TALLINN - The Estonian Cell cellulose plant is grappling with production costs that turned out to be much higher than projected, the business daily Aripaev reported on Oct. 6. The plant began operations on Sept. 8.
When compared to the budget drawn up in 2001 and 2002, the prices of Estonian Cell's main expenses have risen significantly. The price of aspen, the main raw material used by the plant, increased by 62 percent, payroll was up by 43 percent, transport costs by 20 percent and electricity by 12.5 percent.
The cost of chemical inputs was the only thing that did not change. The company also has the benefit of having signed a contract, which gives them a fixed gas bill until 2008. At the moment, world market prices for cellulose have been decreasing by about one percent per year.
"Our situation is poorer than envisioned in the business plan, but we're not any worse off than our competitors," manager Margus Kohava told the paper. The cost of wood and wages are still lower in Estonia than in Canada or Sweden, for example.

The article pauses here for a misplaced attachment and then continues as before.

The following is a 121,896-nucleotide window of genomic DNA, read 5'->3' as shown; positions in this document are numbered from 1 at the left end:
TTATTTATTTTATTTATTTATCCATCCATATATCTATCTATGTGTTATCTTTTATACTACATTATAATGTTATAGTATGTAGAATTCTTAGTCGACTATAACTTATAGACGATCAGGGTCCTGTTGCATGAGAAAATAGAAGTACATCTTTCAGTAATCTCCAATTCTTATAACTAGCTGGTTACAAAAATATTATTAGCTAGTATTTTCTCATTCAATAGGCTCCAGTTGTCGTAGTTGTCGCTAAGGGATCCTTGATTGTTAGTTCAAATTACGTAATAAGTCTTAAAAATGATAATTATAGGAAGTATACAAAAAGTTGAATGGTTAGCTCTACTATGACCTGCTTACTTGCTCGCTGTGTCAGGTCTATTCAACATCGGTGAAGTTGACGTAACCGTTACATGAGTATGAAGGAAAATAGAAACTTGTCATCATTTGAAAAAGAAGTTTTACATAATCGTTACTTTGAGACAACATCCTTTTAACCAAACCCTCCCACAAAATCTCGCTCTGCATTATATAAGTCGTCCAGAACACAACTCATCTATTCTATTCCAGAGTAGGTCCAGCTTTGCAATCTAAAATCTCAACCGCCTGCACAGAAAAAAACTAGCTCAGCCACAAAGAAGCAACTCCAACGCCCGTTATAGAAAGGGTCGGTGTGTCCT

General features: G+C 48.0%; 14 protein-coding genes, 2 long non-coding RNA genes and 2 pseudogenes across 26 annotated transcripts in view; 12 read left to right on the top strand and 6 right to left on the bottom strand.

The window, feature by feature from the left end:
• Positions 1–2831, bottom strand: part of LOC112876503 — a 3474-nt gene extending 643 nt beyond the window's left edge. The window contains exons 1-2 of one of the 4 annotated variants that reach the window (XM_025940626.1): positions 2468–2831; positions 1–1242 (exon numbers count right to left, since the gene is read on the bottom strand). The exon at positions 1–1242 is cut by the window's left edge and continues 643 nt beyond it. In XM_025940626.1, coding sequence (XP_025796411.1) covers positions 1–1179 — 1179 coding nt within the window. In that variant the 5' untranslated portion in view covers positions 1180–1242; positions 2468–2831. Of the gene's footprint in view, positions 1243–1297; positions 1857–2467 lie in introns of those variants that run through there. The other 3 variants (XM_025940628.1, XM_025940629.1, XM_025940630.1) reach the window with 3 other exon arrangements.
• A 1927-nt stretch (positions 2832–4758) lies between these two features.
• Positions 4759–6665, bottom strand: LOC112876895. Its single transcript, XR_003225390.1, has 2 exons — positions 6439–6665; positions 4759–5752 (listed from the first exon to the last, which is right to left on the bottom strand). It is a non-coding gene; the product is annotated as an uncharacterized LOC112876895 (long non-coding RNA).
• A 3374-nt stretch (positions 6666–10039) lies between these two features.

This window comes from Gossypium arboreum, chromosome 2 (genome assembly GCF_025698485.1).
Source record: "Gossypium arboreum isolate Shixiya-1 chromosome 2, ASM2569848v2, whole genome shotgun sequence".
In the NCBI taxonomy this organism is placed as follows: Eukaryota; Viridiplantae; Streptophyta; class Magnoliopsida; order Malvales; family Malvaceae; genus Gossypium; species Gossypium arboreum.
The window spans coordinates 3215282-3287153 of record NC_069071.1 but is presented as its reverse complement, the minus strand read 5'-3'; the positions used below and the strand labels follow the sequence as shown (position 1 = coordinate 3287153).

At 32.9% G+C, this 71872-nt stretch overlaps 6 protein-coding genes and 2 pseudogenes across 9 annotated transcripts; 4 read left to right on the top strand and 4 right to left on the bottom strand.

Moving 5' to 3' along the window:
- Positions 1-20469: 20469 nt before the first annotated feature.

Kohava said the pulp plant, which is presently working at 70 percent capacity, will be able to cover current costs by the end of the year. "It is not necessary to plow in extra money, but when the investment will start paying us back is hard to tell," he said.
To stay competitive, Estonian Cell has considered increasing production volumes closer to full capacity. At full capacity, the pulp mill produces about 140,000 tons of aspen pulp, which is used in the production of high-quality paper and tissue.
The owners of the Kunda plant 's Norway's Larvik Cell, Heinzel Group of Austria, and the European Bank for Reconstruction and Development 's have invested a total of 2.4 billion kroons (153.4 million euros) in Estonia Cell.
Estonian Cell's largest costs are electric power and raw material. The company consumes about 2.5-5 percent of the energy produced annually by Estonian Energy, or about 240 GW. The plant uses about 380,000 cubic meters of locally chopped aspens annually.